RUPERT — The Rupert United Methodist Church will host a brown-bag concert featuring the sounds of their 80-year-old pipe organ from 12-1 p.m. on Oct. 17 at the church on 605 H St., Rupert. The public is invited to bring a sack lunch and bottled water for quiet dining at designated tables in the stained-glass window aisle, or simply listen from the pews to selections played by Judy Graham-Barnes. Concerts will be held every other Tuesday through May. Guest musicians will sometimes be featured. There will be a free-will donation opportunity at each event.

For over 56 years, Graham-Barnes has been tickling the ivories of this unique instrument — a Kimball pipe organ purchased by the Rupert Methodist Church Ladies Aid Society in Dec., 1937. The owner of Anderson Piano Company refused his $750 commission, a big sacrifice for a family breadwinner, and sold it to the church for a mere $1,750. In honor of the first concert by Mrs. T. R. Neilson of Pocatello, Graham-Barnes wants to share the simple but varied sounds of this two-manual pipe organ with the public.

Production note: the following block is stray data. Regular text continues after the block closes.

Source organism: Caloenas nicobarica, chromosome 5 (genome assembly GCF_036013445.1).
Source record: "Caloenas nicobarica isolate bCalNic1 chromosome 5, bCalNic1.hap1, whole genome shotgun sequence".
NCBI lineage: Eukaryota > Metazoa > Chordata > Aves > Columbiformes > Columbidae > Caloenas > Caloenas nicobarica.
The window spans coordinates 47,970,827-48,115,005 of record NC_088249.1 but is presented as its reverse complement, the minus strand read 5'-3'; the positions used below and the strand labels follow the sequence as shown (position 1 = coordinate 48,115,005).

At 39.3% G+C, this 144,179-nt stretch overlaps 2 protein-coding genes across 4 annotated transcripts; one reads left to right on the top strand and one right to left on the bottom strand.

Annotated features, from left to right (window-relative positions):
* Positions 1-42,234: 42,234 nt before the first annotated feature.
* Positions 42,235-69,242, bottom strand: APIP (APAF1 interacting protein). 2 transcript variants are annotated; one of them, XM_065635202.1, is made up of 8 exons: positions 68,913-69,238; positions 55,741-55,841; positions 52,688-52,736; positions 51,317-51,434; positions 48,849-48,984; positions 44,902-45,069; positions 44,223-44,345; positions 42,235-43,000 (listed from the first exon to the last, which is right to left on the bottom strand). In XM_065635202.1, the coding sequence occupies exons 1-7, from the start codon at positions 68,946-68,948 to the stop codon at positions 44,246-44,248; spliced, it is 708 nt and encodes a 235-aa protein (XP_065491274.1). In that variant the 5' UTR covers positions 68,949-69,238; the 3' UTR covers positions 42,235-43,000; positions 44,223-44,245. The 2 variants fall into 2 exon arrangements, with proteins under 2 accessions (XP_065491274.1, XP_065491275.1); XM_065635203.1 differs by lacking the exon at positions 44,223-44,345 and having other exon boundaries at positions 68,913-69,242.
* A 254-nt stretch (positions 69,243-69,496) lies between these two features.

A member of the American Guild of Organists, Graham-Barnes’ first encounter with a pipe organ was a life-changing experience. “Wind blows through a pipe, and an other-worldly sound sings through a vast building,” she said in a statement. For most of us, our first experience hearing an organ was in church, leaving a lasting memory. During the golden era of pipe-organ construction, organ builders designed stops, or voices, with the purpose of imitating other instruments such as the flute, oboe or trumpet. Most churches today opt for digital organs, at a fraction of the price, which reproduce or imitate sounds by retrieving digitally-stored data and emitting sound through a set of specially-designed high-end speakers. Real pipes can be felt. It is the difference between virtual reality and reality. For Graham-Barnes, no technology can replace the thrill of the stately organ she plays for church services, which she began doing at the age of 13. “We are very blessed to be one of few” with a piece of history that is still in weekly use.

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